I’ve always had a problem with the term business-to-consumer (B2C). Labeling a person a consumer reduces them to a single activity in their life: buying stuff. People who like corn chips do not walk around saying, “I am a buyer of corn chips.” When we business leaders think of our customers in those terms, we are demonstrating that we don’t care about them. We just care about their shopping lists.
There’s a similar disconnect with business-to-business (B2B). These transactions often assume that the qualities that make human beings discerning purchasers — judgment and trust — somehow vanish when they buy for an enterprise. If that were true, all business purchasing decisions would be based on price alone.
In short, the distinction between B2C and B2B is no longer useful. Instead, we should begin thinking about “B2I,” in which the I stands for individual. Companies succeed or fail these days based on their ability to build and maintain lasting relationships with individuals. We have to earn our customers’ trust or those relationships will not grow.
Labeling a person a consumer reduces them to a single activity in their life: buying stuff. People who like corn chips do not walk around saying, “I am a buyer of corn chips.”
This reality represents a kind of reversion to the pre-industrial world, when most purchases were personal. In many clothing purchases, for example, the maker was also the seller. Through continued measurements and alterations, the tailor or seamstress came to know the customers: their build, the fabric they preferred, and the way they wanted to look. Mass production and retailing changed all that. Customization disappeared from most purchases as people bought clothing off the rack, with sizes and styles designed to fit many people.
Today, companies are once again shaping their selling experience to fit each customer individually. That means constantly modifying the standard product or service, like the tailors of a bygone era, but now companies add that type of craftsmanship at scale. No matter what their industry, businesspeople are learning to measure and outfit many customers every day, one individual at a time. Companies such as Haier and Adidas, for example, are establishing regular practices for manufacturing products to order based on online shoppers’ requests. In the B2B world, one example is the use of dye sublimation — a digital process for applying images to clothing and products — to quickly customize textiles for apparel manufacturers, whose needs can shift at the speed of fashion. Another example is the tailoring of employee health insurance plans to match changes in workforce demographics, with portals that allow HR leaders to select options for their employees.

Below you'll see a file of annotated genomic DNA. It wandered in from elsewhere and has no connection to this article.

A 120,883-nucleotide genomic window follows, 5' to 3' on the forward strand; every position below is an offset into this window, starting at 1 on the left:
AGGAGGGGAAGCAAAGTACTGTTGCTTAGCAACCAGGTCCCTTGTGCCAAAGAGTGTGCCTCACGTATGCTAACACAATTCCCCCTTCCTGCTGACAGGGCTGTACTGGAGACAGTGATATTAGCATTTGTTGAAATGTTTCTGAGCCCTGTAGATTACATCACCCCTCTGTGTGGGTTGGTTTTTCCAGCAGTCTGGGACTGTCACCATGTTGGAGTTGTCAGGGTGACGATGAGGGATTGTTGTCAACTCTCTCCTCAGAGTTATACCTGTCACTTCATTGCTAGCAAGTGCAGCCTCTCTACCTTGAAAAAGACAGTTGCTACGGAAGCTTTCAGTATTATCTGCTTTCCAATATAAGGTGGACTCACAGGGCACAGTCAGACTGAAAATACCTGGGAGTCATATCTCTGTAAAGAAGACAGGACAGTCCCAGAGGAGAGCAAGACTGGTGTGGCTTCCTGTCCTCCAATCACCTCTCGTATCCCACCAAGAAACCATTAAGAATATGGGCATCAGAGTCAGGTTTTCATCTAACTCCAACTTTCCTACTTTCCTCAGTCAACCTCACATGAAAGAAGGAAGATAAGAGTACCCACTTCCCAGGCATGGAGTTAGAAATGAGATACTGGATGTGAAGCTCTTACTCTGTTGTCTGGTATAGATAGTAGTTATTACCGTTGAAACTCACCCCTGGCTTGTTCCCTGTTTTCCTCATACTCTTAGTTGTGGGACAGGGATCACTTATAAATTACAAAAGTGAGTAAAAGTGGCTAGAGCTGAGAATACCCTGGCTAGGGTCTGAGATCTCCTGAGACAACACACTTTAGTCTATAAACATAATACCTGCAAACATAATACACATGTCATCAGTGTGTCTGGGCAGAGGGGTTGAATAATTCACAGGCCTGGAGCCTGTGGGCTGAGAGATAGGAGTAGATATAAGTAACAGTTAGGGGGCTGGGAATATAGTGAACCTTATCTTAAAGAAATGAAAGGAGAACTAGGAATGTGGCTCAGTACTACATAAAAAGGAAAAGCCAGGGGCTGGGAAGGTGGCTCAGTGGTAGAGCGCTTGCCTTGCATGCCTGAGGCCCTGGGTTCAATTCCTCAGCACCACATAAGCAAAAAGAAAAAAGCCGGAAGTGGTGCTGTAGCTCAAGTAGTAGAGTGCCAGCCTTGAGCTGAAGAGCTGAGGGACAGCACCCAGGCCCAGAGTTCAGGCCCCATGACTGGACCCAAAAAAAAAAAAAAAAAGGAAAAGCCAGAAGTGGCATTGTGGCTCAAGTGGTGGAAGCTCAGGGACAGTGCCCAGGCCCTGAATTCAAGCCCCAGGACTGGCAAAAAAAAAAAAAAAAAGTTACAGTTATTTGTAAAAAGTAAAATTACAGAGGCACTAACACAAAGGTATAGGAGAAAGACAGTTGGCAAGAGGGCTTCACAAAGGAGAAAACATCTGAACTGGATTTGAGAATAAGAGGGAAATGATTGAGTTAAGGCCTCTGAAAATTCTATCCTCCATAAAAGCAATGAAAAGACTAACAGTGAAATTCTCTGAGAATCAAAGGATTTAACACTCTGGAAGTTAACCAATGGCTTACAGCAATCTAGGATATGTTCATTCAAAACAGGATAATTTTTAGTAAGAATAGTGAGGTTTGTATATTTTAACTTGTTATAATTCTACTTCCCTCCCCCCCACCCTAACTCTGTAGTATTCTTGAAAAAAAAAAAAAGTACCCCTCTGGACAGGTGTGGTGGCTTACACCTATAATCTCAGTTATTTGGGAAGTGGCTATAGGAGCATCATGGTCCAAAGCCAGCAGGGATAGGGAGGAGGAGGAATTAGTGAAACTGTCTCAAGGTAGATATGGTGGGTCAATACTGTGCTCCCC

As a result of this steady innovation, individual consumers and B2B customers increasingly expect a customized experience. Research from Salesforce’s State of the Connected Customer report, based on a study of more than 6,700 consumers and business buyers in 17 nations, shows that being treated like a person, not a number, is almost equally important to individual consumers (84 percent) and business buyers (83 percent). The type of online experience developed by Amazon — with easy-to-browse pages, reviews from other customers, and machine-learning-generated recommendations — has revolutionized consumer buying and is now valued by nearly 70 percent of business buyers, as well.
In fact, business buyers are more demanding than individual purchasers when it comes to customer experience. The same study found that 74 percent of business customers, compared with 63 percent of consumers, will pay more for a better customer experience. A similar share of business buyers (81 percent) and consumers (79 percent) agree that the experience a company provides is as important as its products and services. More business buyers (77 percent) than consumers (70 percent) also say they share good customer experiences with others. For today’s buyers, customer experience rules.